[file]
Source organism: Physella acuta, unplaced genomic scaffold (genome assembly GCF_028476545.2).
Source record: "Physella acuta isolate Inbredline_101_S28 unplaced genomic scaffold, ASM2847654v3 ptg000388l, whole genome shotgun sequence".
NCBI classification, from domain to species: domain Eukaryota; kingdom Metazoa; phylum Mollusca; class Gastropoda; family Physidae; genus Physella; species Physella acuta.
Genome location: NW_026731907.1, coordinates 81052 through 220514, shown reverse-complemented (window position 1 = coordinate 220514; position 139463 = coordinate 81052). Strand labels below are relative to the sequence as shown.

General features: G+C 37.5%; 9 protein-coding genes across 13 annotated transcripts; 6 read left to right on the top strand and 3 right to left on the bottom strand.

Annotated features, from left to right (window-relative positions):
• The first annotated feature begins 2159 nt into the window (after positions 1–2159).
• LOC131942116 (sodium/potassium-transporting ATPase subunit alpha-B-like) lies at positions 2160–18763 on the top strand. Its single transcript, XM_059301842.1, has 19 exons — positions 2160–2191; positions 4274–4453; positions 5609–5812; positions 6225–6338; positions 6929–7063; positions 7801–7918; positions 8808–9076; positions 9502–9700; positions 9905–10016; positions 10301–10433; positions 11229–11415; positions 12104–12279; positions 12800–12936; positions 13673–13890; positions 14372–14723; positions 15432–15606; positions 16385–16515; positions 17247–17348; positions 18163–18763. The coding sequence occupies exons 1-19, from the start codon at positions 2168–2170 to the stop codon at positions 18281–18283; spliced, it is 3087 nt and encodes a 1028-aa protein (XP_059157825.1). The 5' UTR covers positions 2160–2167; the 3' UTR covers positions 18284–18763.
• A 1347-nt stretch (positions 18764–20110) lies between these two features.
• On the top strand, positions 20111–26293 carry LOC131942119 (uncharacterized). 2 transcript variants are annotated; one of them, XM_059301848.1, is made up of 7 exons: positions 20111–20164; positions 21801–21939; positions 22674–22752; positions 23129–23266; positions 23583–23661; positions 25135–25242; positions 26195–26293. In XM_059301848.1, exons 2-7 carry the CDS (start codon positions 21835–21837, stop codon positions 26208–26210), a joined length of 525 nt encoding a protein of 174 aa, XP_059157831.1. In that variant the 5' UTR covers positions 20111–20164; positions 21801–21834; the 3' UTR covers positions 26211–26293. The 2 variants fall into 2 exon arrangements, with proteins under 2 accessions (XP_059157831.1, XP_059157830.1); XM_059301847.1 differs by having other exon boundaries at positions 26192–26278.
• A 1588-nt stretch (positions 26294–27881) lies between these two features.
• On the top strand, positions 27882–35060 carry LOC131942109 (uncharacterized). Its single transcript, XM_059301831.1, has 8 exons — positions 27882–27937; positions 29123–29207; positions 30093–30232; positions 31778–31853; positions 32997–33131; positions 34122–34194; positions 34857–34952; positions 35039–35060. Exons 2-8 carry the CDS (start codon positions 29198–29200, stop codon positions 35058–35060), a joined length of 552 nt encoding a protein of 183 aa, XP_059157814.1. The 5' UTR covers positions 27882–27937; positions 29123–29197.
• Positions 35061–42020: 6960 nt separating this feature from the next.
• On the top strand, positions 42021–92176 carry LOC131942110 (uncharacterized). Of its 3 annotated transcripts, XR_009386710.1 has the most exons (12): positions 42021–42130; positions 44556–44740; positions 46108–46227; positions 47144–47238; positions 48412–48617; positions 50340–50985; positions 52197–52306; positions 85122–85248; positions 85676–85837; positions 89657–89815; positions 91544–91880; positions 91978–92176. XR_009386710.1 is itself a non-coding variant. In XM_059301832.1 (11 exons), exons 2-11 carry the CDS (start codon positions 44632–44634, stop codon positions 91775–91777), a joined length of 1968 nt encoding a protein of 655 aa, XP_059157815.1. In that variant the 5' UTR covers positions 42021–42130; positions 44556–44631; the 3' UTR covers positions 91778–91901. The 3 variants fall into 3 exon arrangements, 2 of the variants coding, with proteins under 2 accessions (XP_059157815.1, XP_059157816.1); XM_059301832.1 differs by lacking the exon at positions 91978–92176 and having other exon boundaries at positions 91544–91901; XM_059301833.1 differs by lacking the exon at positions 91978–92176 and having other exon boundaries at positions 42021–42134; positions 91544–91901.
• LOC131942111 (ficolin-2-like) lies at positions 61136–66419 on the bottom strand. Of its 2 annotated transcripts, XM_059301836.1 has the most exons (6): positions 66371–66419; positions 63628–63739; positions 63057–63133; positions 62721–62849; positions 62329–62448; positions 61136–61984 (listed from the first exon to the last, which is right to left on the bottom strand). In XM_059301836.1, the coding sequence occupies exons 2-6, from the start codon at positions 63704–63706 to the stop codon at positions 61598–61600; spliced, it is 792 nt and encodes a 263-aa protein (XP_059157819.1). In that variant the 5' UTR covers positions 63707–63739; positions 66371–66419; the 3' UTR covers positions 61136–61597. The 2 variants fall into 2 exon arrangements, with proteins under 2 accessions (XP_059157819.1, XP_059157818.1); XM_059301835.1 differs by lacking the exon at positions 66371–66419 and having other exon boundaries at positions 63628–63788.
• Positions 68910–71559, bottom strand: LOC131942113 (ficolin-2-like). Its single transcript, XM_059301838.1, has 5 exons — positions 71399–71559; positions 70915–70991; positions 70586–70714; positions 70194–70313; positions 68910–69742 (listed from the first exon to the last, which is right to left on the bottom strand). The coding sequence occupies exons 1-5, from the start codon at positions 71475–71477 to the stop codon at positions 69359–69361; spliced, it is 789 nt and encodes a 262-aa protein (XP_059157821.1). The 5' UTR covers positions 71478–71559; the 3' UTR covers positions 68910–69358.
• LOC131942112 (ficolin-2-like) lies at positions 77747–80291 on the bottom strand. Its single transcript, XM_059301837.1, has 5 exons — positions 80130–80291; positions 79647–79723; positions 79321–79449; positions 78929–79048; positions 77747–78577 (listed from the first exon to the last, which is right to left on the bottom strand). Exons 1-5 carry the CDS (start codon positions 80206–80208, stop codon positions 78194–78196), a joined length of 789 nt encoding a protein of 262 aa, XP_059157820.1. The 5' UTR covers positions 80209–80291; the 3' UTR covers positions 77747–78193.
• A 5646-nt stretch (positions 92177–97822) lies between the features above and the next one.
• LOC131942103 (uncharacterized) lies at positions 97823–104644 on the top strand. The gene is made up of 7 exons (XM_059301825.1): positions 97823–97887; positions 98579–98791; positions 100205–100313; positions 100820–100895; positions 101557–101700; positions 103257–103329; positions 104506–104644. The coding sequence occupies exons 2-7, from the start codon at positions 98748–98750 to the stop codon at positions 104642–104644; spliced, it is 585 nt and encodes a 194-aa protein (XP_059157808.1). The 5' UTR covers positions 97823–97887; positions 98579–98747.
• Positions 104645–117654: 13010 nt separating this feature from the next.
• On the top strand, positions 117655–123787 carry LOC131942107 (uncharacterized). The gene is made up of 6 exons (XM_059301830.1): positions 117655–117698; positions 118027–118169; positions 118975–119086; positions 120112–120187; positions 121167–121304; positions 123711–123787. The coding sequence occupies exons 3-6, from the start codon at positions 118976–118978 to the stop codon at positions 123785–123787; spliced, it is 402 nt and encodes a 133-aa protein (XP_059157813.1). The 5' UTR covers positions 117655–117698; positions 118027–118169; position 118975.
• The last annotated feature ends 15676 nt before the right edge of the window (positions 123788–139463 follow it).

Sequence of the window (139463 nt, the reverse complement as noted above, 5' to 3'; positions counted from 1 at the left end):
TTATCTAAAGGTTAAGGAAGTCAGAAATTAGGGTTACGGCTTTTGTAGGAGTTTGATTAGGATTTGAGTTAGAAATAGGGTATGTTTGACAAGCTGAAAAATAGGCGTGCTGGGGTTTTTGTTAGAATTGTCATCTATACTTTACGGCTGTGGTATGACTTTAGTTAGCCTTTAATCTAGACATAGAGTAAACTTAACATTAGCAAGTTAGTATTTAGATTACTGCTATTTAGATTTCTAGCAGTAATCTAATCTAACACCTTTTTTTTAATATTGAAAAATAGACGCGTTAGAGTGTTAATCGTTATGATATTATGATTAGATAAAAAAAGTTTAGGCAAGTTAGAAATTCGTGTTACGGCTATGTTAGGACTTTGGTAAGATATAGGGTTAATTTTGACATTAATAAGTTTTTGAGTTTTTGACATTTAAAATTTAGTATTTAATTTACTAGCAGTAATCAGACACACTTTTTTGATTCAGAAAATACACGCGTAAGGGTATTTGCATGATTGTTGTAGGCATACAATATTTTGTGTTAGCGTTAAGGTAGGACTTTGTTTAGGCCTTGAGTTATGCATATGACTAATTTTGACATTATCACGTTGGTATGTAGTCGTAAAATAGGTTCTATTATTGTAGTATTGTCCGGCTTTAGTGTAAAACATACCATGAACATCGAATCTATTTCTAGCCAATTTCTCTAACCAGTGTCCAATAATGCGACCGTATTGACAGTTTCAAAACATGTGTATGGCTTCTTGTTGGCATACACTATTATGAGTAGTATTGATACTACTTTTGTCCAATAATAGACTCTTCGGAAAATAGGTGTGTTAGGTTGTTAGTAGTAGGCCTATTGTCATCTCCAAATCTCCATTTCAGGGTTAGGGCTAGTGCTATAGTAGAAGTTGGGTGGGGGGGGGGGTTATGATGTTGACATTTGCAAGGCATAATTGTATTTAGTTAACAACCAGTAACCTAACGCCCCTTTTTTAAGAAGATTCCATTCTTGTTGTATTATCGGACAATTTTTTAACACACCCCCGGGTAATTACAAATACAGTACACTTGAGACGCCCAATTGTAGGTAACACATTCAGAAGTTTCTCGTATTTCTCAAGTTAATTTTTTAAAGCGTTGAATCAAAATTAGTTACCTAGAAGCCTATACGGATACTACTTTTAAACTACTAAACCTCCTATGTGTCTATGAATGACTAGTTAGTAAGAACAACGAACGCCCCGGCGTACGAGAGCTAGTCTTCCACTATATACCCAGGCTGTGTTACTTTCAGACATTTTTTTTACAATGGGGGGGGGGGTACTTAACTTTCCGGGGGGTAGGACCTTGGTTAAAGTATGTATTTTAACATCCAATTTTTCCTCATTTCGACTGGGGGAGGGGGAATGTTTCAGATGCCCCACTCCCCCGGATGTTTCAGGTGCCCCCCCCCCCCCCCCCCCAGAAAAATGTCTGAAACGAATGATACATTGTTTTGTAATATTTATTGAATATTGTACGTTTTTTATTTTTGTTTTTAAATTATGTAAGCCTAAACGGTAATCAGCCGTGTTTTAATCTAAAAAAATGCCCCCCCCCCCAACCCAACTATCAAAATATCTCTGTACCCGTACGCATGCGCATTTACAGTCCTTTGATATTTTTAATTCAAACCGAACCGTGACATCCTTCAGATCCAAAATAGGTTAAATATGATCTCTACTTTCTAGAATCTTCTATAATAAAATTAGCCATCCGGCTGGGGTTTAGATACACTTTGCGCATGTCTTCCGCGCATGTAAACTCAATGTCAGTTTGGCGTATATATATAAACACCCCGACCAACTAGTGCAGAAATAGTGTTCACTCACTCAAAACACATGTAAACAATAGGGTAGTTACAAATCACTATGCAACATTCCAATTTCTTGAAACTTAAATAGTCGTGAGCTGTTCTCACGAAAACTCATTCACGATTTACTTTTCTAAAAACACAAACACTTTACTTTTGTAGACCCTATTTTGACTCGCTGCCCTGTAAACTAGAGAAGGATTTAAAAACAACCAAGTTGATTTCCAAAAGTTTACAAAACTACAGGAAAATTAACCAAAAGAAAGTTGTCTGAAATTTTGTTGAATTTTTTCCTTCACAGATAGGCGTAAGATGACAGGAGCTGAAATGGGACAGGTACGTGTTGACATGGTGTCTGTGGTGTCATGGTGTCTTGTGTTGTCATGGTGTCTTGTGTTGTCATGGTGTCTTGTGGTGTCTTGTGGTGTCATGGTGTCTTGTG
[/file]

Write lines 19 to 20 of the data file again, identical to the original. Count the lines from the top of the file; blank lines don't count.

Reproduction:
• LOC131942103 (uncharacterized) lies at positions 97823–104644 on the top strand. The gene is made up of 7 exons (XM_059301825.1): positions 97823–97887; positions 98579–98791; positions 100205–100313; positions 100820–100895; positions 101557–101700; positions 103257–103329; positions 104506–104644. The coding sequence occupies exons 2-7, from the start codon at positions 98748–98750 to the stop codon at positions 104642–104644; spliced, it is 585 nt and encodes a 194-aa protein (XP_059157808.1). The 5' UTR covers positions 97823–97887; positions 98579–98747.
• Positions 104645–117654: 13010 nt separating this feature from the next.